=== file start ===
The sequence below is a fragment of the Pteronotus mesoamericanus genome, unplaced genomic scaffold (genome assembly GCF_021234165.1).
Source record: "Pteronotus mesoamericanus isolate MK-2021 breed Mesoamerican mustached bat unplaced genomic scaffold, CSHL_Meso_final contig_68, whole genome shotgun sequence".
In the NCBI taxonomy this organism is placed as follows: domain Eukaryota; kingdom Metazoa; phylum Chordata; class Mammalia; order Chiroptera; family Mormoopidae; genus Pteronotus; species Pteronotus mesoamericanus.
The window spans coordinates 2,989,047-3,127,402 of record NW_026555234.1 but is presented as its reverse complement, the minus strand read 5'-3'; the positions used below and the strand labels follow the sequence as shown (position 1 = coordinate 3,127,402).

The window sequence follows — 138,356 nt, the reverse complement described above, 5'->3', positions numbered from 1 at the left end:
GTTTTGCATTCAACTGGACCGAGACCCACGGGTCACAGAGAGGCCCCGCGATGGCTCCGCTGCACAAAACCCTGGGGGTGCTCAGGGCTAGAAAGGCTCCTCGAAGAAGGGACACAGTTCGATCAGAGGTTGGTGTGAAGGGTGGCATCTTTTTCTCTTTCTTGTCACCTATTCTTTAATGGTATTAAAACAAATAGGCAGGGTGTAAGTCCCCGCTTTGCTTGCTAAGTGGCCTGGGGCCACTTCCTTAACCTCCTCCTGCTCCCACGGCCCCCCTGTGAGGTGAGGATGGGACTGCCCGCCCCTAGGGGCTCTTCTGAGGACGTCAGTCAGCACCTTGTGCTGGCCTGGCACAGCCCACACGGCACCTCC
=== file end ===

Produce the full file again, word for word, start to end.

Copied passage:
The sequence below is a fragment of the Pteronotus mesoamericanus genome, unplaced genomic scaffold (genome assembly GCF_021234165.1).
Source record: "Pteronotus mesoamericanus isolate MK-2021 breed Mesoamerican mustached bat unplaced genomic scaffold, CSHL_Meso_final contig_68, whole genome shotgun sequence".
In the NCBI taxonomy this organism is placed as follows: domain Eukaryota; kingdom Metazoa; phylum Chordata; class Mammalia; order Chiroptera; family Mormoopidae; genus Pteronotus; species Pteronotus mesoamericanus.
The window spans coordinates 2,989,047-3,127,402 of record NW_026555234.1 but is presented as its reverse complement, the minus strand read 5'-3'; the positions used below and the strand labels follow the sequence as shown (position 1 = coordinate 3,127,402).

The window sequence follows — 138,356 nt, the reverse complement described above, 5'->3', positions numbered from 1 at the left end:
GTTTTGCATTCAACTGGACCGAGACCCACGGGTCACAGAGAGGCCCCGCGATGGCTCCGCTGCACAAAACCCTGGGGGTGCTCAGGGCTAGAAAGGCTCCTCGAAGAAGGGACACAGTTCGATCAGAGGTTGGTGTGAAGGGTGGCATCTTTTTCTCTTTCTTGTCACCTATTCTTTAATGGTATTAAAACAAATAGGCAGGGTGTAAGTCCCCGCTTTGCTTGCTAAGTGGCCTGGGGCCACTTCCTTAACCTCCTCCTGCTCCCACGGCCCCCCTGTGAGGTGAGGATGGGACTGCCCGCCCCTAGGGGCTCTTCTGAGGACGTCAGTCAGCACCTTGTGCTGGCCTGGCACAGCCCACACGGCACCTCC